1. I am confused by all of this,

    Will we make heels illegal as its lying about how tall a person is?

    What about make-up or push up bra’s?

    Courts regularly throw out prenuptial agreements but you want the spoken word to be so legally binding people can be convicted of rape?

    Should we convict gold digging women first?

    1. Prosecutors will not charge cases in which there is only a “spoken word” utterance. There is simply no proof. Your argument has no merit.

      While you may be attracted to someone who wears removable appearance enhancements, they are not worn strictly to embroil you in a sexual hoax. And just like any due diligence that a responsible, reasonable person would make, if you don’t want to have sex with someone until you know how they appear without them, simply don’t have sex with the person until you know how they appear without them.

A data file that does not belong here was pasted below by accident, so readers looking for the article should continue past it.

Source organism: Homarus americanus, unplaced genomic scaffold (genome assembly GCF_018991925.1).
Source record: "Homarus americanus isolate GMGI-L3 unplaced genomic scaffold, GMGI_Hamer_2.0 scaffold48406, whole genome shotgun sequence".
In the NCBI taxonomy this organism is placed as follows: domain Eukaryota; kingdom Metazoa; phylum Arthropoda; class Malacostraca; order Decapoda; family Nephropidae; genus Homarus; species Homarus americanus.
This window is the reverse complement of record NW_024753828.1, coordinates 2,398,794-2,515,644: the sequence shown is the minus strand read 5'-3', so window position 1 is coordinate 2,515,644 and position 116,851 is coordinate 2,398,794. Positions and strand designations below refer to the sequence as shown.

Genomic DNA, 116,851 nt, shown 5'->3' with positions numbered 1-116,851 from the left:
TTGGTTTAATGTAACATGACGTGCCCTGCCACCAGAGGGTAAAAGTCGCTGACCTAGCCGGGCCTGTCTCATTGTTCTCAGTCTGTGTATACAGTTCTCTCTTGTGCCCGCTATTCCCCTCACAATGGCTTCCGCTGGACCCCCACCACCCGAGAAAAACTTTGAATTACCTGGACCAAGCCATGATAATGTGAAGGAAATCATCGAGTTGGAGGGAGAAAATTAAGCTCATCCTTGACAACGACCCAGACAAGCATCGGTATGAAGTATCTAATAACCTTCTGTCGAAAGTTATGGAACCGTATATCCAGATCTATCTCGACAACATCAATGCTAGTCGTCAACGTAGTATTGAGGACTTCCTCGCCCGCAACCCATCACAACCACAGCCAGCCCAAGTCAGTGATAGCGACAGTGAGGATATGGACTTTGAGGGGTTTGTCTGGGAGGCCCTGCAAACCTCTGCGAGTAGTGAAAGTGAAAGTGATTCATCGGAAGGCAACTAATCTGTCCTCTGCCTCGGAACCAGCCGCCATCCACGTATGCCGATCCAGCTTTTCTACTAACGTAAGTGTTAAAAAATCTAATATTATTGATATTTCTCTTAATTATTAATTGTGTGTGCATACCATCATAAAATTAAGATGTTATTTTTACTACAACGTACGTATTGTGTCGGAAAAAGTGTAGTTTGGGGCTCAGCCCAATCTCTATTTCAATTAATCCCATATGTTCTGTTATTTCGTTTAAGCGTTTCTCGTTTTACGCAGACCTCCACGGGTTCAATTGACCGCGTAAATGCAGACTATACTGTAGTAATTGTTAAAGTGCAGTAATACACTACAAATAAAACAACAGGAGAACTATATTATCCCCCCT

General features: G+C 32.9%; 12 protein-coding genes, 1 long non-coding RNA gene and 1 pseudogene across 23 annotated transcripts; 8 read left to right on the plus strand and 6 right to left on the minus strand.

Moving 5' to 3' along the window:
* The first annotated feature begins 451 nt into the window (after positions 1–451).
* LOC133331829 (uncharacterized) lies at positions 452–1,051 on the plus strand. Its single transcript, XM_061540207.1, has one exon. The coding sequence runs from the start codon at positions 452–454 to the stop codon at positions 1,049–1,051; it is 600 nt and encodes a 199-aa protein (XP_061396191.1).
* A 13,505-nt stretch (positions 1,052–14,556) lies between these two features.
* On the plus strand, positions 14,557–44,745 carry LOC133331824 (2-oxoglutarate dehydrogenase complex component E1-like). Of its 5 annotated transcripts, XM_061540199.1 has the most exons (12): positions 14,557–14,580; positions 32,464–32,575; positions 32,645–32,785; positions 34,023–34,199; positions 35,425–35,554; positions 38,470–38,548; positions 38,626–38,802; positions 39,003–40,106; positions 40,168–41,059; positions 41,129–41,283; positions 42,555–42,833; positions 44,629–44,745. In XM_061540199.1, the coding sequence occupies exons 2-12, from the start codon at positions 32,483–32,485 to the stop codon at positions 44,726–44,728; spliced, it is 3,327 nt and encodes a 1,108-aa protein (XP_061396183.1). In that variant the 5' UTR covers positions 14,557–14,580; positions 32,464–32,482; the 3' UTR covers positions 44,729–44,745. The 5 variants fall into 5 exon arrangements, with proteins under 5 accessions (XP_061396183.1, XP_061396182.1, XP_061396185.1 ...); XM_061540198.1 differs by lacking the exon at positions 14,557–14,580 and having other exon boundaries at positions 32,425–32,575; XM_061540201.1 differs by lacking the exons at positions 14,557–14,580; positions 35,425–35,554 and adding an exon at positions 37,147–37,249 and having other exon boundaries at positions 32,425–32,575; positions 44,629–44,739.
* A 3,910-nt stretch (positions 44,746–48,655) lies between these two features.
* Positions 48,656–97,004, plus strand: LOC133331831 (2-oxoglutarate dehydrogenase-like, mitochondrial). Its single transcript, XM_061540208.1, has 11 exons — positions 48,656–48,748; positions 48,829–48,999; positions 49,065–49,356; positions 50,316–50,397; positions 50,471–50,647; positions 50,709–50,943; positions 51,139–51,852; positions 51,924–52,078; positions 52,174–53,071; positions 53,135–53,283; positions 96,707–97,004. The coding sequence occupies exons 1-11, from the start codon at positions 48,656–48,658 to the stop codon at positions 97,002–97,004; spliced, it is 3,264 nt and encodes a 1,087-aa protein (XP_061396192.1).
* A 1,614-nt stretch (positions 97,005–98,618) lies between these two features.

1. Apply all that justification you just allowed women to men and your entire argument fails.

        If gold diggers are upset about they guy lying about his worth then “due diligence that a responsible, reasonable person would make” should have been done prior to prostituting themselves/.

        1. Only people who have significant evidence that they were embroiled in a sexual hoax could be prosecuted. The police would not arrest. The Prosecutor would decline the case. The grand jury would not indict.

          If a woman embroils a man in a sexual hoax, and he has significant proof that she did so, she could be prosecuted.

          What about this being gender neutral do you not understand? You are just arguing because you like to argue. You’re not listening.

  2. Care 4-

    Indeed, although I’m frequently attacked for being a feminist and having a feminist agenda, (as if “feminist” is a dirty word,) my heart goes out to men who are also embroiled in sexual hoaxes.